I have looked high and low for members of the Stanley family. In the 1851 UK census I came across the following family:
Jane Stanley, born 1811 in Roscommon. She is a lodging house keeper in Newhall Street, Birmingham, England. Two children are with her. Both were also born in Roscommon. John, born 1832, is a Stamper. Mary, born 1842, does Blacker In work. There is no evidence of a father. It sounds as if they arrived as a result of the famine. Newhall Street is close to the City Centre. It is part of the Jewellery Quarter. Both of the children’s trades are associated with the manufacture of products that were integral to the success of the Jewellery Quarter.
By 1861, Jane has moved to Church St. This runs parallel to Newhall St. She is still running a boarding house. Mary is no longer around. (There are three of records of a marriage in 1860.) John’s year of birth has changed: it is now 1840. (It is possible that the restrictions imposed by the 1833 Factories Act led to his age being exaggerated in 1851.) Another daughter, Helen, born 1838, has appeared.
The occupations of the lodgers provide an insight into the local trades. There is a Steel Pen maker, a Pearl Worker and a Tin Plate Worker called Patrick Kenney. Another Kenney makes an appearance in the story! Coincidence? Probably, but I cannot be sure. There is nothing to connect this Stanley family with mine apart from the name and the location.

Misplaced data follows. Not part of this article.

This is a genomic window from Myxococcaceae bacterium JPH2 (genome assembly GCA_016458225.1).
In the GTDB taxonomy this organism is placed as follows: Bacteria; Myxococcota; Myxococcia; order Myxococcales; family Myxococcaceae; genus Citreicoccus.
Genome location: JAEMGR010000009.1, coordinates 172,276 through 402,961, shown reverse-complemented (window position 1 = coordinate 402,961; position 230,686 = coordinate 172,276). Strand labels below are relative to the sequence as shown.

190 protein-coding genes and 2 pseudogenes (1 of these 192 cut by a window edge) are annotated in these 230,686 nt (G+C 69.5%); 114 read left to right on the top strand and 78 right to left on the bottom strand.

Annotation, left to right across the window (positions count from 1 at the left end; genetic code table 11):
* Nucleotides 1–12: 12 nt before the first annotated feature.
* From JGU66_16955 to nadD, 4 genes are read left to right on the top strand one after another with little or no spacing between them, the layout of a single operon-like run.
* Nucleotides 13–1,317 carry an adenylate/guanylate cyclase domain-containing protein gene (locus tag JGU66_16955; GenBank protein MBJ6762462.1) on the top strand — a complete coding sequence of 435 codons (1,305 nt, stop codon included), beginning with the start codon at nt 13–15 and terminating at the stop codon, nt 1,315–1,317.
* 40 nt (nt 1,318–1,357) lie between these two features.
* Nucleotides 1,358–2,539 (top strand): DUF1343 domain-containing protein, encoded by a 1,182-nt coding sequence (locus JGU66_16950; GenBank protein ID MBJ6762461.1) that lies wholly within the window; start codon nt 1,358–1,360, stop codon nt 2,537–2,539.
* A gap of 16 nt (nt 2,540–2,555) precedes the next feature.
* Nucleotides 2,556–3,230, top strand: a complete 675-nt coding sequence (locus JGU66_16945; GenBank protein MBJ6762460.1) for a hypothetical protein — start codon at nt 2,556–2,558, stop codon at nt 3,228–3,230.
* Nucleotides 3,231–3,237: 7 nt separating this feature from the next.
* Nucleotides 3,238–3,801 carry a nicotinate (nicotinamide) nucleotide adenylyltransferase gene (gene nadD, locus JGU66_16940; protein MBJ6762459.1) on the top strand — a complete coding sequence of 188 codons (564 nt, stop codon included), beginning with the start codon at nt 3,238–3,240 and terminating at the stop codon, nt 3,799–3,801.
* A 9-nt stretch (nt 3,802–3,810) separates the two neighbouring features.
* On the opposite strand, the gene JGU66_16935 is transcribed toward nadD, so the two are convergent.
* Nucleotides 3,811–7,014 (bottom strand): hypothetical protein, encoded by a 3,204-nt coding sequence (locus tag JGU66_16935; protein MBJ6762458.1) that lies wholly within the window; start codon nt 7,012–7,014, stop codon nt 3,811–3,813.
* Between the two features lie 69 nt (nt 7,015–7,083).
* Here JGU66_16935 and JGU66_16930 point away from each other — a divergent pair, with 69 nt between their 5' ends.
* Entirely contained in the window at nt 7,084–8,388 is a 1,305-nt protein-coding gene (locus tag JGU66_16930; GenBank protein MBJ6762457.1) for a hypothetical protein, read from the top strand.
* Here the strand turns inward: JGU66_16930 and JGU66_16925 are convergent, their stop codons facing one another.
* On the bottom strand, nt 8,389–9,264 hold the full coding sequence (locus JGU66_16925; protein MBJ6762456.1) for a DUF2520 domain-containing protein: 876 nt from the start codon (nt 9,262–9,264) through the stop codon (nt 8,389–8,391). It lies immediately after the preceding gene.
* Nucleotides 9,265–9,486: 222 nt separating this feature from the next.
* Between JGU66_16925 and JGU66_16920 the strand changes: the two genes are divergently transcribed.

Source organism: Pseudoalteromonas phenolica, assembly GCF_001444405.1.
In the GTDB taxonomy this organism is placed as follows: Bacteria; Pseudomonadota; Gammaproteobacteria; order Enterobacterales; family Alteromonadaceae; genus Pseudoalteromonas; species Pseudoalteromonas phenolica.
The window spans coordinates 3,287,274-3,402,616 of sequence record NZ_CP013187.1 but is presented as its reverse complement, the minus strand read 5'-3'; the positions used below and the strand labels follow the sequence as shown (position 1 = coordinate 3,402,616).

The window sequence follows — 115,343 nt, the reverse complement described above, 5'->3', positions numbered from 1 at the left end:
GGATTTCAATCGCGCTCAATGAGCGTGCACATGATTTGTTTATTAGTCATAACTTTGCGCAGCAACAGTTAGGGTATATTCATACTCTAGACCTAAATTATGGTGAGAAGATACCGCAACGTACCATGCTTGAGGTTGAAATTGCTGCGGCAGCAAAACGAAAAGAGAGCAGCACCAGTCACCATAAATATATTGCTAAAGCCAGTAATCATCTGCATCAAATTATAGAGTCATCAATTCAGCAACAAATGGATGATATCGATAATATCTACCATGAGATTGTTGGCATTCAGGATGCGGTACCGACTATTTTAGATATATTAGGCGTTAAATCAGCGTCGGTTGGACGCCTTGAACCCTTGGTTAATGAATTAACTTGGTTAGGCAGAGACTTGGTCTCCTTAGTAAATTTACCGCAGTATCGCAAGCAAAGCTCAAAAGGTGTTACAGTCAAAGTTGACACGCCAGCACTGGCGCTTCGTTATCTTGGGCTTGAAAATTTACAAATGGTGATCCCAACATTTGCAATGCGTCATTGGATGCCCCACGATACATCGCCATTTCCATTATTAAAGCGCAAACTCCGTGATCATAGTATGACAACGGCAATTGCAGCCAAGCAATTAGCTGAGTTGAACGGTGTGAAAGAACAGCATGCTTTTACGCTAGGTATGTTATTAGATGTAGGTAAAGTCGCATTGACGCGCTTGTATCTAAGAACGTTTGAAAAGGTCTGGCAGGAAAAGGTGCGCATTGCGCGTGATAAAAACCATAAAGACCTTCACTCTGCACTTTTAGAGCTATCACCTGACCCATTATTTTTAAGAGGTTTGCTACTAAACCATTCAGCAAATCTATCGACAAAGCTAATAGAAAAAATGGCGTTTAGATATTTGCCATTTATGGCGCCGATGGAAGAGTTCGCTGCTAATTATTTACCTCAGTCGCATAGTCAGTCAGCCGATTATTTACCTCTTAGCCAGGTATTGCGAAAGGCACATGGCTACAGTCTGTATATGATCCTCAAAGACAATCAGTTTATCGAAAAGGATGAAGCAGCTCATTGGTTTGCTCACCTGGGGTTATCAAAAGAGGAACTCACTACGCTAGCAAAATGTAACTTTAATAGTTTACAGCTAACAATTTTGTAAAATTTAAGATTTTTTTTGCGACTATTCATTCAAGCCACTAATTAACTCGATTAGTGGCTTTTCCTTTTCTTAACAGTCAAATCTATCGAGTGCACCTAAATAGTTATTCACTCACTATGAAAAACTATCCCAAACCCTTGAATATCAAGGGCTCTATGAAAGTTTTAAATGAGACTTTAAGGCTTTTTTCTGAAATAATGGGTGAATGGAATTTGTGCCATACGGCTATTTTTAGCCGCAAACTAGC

If you visit Birmingham, make sure that you take in the Jewellery Quarter. It is within walking distance of the city centre. At most times of the day it is quicker to walk than to drive. The photo shows the historic St Pauls Church in the heart of the Jewellery Quarter.
Matthew Boulton and James Watt both used to worship there. Church St, which becomes Ludgate Hill, connects St Pauls to St Phillips. The two churches are about 500 yards apart. In 1905 St Phillips became Birmingham Cathedral.